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Jersey City CBEC Volunteer Saves A Life at Former Employer’s Office
Susan Paul is a remarkable resident of Jersey City. She loves the city that she calls home and the people in it, so much so that she signed up to train and volunteer as a community-based emergency caregiver (CBEC) in order to help her neighbors, friends, and family who live near her.
As a CBEC, Susan is alerted to all emergency calls that take place in her vicinity and is trained to provide first aid response to anyone who needs it. Susan is part of a program, together with another 100 volunteers known as United Rescue, a community-based first response program that works with the Jersey City Medical Center (JCMC) Barnabas Health. The most recent training course for CBEC’s began in September and concluded in December. Susan herself graduated this class and recently participated in performing a successful CPR on an unconscious patient.
The training course took 85 hours to complete in addition to outside studying and an additional 30 hours of hands on training while riding on an ambulance. The training level has been mandated by JCMC and the city to qualify the volunteer CBECs to act as first responders during medical emergencies.
“Susan received an alert via the app on her phone notifying her to the emergency which took place in the Goldman Sachs building at 30 Hudson Street. The building is one of the largest office buildings in Jersey City and is located only two blocks away from Susan’s home,” said Paul Sosman, the director of the local branch of United Rescue.
The incident, a cardiac arrest, had occurred on one of the upper floors of the building on a loading dock. The Jersey City Medical Center team responded by sending out BLS as well as ALS teams. A bystander had already begun CPR and connected an AED in the few moments it took Susan to arrive.
“When the EMS teams arrived they discovered that the gentleman had been working out during his lunch break when he went into cardiac arrest. Susan assisted the team in performing CPR on the patient for more than 30 minutes. The patient finally regained a pulse and was transported by the JCMC medical team to the hospital,” Paul added.
When asked about her first successful CPR Susan responded, “It gave me a great feeling to know that I was capable of helping someone. I had the training and the tools necessary to help and I was successful in doing so. After taking this course, I am a lot more capable, competent, and able to give back to my community. I used to work at the Goldman Sachs building, and just a year ago I would not have been able to help at all. Now, even though I wasn’t there at the time of the incident, I was one of the first responders on the scene, empowered and able to help save this person’s life. That is a great feeling.”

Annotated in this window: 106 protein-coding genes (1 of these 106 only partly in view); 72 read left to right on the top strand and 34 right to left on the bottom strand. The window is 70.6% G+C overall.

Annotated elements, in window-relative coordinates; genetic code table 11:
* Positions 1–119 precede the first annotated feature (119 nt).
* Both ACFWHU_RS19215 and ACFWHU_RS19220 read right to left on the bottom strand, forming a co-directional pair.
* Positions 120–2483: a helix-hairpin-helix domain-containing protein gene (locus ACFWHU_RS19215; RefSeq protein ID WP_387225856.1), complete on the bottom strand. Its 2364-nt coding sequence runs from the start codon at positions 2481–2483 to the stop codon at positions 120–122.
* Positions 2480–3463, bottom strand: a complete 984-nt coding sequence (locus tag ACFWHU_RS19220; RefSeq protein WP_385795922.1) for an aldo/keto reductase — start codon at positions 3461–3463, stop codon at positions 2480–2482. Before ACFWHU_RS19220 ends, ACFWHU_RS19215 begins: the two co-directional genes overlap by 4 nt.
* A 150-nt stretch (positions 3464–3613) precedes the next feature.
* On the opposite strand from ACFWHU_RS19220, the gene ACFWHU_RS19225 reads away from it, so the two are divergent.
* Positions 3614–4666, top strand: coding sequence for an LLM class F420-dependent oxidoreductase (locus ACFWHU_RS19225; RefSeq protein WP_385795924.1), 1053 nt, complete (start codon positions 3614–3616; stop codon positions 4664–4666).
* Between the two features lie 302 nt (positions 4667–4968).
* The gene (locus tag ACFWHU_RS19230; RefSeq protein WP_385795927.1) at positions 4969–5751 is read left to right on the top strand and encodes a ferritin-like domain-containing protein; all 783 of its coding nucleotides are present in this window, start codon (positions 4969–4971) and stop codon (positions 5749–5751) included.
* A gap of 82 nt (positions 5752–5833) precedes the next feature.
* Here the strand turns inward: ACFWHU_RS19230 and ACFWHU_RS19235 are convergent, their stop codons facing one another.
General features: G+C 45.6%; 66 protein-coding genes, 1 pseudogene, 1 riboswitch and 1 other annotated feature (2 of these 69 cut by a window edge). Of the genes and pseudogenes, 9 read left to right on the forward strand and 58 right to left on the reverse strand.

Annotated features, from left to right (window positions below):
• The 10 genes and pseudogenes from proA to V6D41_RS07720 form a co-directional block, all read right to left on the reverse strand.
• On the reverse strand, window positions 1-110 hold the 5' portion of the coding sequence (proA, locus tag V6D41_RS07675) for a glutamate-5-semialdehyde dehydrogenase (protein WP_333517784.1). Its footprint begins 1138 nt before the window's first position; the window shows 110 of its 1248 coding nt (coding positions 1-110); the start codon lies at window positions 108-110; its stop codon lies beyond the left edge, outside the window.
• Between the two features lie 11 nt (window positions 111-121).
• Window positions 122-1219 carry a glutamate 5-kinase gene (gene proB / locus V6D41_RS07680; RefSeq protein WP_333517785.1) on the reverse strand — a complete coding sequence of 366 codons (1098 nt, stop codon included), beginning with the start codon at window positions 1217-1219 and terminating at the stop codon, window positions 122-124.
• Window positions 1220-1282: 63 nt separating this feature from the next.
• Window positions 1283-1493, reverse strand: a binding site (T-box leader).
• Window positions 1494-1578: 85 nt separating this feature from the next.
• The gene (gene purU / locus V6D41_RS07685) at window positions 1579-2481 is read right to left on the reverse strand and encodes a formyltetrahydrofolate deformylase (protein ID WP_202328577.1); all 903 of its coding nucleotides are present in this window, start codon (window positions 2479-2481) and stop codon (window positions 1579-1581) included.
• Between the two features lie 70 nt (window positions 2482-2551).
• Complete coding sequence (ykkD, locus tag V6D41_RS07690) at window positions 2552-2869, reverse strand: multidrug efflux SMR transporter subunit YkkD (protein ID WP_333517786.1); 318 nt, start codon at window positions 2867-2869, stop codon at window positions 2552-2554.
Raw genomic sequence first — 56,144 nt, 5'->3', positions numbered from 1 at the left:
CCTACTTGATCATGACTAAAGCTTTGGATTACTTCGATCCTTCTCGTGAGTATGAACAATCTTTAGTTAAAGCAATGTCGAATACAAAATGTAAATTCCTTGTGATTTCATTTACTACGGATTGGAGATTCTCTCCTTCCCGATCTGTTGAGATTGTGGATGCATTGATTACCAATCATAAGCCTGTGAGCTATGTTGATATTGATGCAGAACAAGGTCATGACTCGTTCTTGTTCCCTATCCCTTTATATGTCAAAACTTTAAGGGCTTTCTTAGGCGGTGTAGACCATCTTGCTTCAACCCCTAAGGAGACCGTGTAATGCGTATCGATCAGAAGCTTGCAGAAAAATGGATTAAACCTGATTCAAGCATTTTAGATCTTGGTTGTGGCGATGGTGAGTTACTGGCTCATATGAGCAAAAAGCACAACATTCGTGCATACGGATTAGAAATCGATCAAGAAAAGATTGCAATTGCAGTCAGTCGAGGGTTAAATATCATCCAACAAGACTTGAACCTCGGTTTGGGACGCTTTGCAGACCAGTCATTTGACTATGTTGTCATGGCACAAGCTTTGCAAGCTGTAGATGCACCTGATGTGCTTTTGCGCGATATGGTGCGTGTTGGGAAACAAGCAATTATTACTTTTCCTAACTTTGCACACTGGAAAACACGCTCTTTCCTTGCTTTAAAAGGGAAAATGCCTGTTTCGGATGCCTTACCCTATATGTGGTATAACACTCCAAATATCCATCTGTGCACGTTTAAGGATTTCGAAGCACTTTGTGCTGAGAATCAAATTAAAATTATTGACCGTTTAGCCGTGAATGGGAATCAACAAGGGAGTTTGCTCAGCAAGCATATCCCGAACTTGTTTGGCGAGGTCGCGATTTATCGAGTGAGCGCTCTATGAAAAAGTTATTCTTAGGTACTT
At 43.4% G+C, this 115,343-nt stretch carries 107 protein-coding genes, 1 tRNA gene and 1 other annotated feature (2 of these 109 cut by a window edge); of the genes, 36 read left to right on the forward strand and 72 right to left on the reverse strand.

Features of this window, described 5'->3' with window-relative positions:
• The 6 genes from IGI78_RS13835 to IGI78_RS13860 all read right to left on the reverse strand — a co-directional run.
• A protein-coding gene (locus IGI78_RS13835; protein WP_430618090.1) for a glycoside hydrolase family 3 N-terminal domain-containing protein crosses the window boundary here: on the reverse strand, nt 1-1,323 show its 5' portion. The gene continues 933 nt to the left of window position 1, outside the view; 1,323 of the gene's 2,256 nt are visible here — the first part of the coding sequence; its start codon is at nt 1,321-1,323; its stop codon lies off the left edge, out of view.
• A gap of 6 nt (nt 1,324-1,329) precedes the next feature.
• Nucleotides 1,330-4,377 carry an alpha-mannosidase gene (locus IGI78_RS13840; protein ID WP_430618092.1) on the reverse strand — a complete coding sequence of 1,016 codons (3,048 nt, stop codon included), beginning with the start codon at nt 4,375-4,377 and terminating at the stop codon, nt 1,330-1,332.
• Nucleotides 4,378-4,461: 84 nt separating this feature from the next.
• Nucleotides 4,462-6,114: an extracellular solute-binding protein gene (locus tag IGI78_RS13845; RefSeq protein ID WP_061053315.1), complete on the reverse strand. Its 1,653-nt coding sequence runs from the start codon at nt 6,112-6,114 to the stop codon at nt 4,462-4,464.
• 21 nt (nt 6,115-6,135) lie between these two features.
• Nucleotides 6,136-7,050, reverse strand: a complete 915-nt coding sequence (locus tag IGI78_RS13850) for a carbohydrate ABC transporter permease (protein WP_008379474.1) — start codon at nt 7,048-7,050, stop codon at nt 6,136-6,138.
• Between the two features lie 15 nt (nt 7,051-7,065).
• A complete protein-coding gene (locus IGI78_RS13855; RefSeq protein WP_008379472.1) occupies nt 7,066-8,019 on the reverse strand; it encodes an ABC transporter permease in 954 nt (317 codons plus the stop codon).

Susan said that this incident was the second cardiac arrest that she had responded to. The first one occurred a few weeks prior and unfortunately, the gentleman in that instance didn’t survive. During the incident at Goldman Sachs, the patient did survive, and in many ways, it was due to the early intervention that he received.
“The ability that you have to help the patient, someone who is near to you, a neighbor or coworker, is something that really affects a person,” mused Susan. “The first incident had a negative outcome and that affected me emotionally and lowered my confidence. When the second incident occurred, I rallied, responded, and acted just as I was trained to do. The result was a positive outcome and that restored a lot of confidence that I had been lacking. Saving a life is one of the most rewarding experiences a person can ever go through,” she added.
Susan also mentioned how much the team mentality of the volunteers adds to their confidence and support that they have when responding to calls. “When you go out as part of United Rescue, you go out as part of a well-trained team of responders. Both the people in this organization, as well as the EMS responders in the city, are behind you.”
Sosman said that success stories in which volunteers save lives are exactly why the organization exists. “This is why we do what we do. Susan has been very active since graduation and was close by to the scene. She arrived in just a few minutes and together with the rest of the responders was able to achieve a positive outcome and regain the person’s pulse. Being near the scene and being trained as well as possessing the proper equipment to be able to save lives is exactly why we do what we do.”
United Rescue now boasts close to 100 volunteers spread across the city. Each volunteer responds to between 5-10 calls on average per month. “That is a lot of lifesaving for a group of volunteers, and our goal is to increase that and save even more lives,” Sosman concluded.